Stephen Ridley's story is an interesting analogy and many people complain that not all have the kind of talents that he did and would be able to achieve an alternative sort of 'greatness'. That sort of status associated with success is what people think makes them happy. In other words, money, together with the prestige, social status attributed to the work/job are the indicators, and they are confused with its indications - happiness, success, a good life. When things are laid out these way, we know there are confounders - all those money, status, 'good' job are nice things to have and maybe it just seem that people who 'have it all' are happy. They're expected to be, everyone thinks they are happy at least. You might know it when you get there; or you can try and discover the confounders - the little things in life that truly cheers you up. The autonomy over your time, the people you get to hang out with (your true friends, not the cool or rich people you hope to be friends with), the pure excellence in performing your job, learning to love the work you do and seeing the meaning of the things you do. Sure, you can get a high-flying job, then grow to like it, deal with its frustrations and end up being happy. More often than not, if you're struggling to even get there, it is quite likely it isn't for you in the first place.
I've written a lot on happiness (see here, here and here). We know of the confounders that has been leading us to the wrong things but there are more. A spirit of excellence might bring you a great job that pays well but it is the spirit and keeping on with doing what you like that makes you happy. If someone who doesn't like the work you do come to establish a relationship between the work itself and the happiness or worst, the pay and the happiness, he'd come to be very disappointed when he tries it himself. Likewise, some people are happy making money, they like the idea of getting good returns by taking risks and they accumulate savings/capital which they use to reinvest (ie. take more risks) and generate greater returns. They are rich and happy but they didn't derive their happiness from the riches. In the chapter 'Why the rich isn't necessarily the most materialistic' of Obliquity, John Kay points out that rich people usually amassed their wealth not so much because they were working for it but for something else they really believe in and can passionately engage themselves with.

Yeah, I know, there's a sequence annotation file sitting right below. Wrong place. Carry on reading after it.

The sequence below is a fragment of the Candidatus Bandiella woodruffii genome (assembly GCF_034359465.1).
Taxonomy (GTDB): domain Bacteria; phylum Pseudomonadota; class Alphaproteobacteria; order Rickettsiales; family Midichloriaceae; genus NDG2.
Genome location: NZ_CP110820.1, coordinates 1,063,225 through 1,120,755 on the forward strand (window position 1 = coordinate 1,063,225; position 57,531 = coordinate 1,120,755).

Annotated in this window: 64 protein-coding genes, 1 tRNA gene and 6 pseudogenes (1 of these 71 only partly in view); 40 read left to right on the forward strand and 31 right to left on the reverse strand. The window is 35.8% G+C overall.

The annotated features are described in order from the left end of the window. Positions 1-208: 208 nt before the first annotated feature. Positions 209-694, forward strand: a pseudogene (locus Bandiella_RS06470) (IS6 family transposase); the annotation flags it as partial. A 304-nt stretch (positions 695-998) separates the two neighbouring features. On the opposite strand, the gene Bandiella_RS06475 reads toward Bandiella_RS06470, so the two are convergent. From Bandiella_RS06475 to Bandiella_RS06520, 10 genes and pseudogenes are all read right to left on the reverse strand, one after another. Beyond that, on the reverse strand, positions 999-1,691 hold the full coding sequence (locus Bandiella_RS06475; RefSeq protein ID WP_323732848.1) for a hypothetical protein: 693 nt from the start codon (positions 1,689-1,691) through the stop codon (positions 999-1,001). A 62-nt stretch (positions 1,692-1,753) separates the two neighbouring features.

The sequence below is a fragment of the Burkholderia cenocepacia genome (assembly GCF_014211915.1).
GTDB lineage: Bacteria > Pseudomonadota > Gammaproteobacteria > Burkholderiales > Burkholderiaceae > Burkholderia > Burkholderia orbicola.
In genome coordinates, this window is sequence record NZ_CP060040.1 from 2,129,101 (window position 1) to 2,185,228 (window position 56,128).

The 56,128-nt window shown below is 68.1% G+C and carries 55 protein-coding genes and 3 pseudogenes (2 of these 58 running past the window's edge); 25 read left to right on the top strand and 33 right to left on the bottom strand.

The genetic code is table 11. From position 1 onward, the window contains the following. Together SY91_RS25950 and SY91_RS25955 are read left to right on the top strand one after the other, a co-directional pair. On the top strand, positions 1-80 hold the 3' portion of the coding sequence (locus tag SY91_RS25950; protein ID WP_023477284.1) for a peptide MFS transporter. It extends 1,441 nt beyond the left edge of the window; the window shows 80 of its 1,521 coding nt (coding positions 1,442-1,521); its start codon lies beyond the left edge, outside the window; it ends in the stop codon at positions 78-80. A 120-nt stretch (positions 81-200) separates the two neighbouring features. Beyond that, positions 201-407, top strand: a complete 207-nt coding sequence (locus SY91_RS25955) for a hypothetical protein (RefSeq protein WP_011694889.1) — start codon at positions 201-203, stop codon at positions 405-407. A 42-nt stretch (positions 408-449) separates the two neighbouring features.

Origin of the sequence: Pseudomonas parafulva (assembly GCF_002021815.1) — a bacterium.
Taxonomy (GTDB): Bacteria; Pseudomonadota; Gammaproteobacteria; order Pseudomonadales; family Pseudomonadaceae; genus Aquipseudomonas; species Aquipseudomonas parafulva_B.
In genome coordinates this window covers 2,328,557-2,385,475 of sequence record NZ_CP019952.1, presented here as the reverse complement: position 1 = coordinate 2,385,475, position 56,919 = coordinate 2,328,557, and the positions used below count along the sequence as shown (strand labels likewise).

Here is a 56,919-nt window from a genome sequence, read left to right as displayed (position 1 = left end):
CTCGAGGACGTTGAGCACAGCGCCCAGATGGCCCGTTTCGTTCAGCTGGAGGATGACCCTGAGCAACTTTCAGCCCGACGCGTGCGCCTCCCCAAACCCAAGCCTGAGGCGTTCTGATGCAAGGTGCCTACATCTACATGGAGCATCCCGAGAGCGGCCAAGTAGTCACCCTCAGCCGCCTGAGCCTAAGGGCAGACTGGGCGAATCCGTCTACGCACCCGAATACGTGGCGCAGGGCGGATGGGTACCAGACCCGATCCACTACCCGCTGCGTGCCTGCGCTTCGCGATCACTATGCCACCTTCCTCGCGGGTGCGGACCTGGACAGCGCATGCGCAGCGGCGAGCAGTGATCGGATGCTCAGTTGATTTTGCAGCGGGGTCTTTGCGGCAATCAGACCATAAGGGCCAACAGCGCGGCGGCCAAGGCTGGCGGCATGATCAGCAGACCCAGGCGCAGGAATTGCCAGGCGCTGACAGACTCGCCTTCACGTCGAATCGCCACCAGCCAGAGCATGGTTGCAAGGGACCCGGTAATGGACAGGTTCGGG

Don't be misled; I'm not saying that appearances are always deceiving and that you should be cynical about all sorts of indicators; clearly when the GDP per capita of US is higher than that of China, we can trust that US is richer than China, at least financially speaking, and the bucks they're getting from the output their produce (however worthless they might be in your opinion). But that does not necessarily suggests the people in US are living better lives and further inferences about happiness cannot be drawn. So spend some of your life finding confounders and establishing a more reliable relationship between the variables of your life and what your objectives really are - then shut out the noise.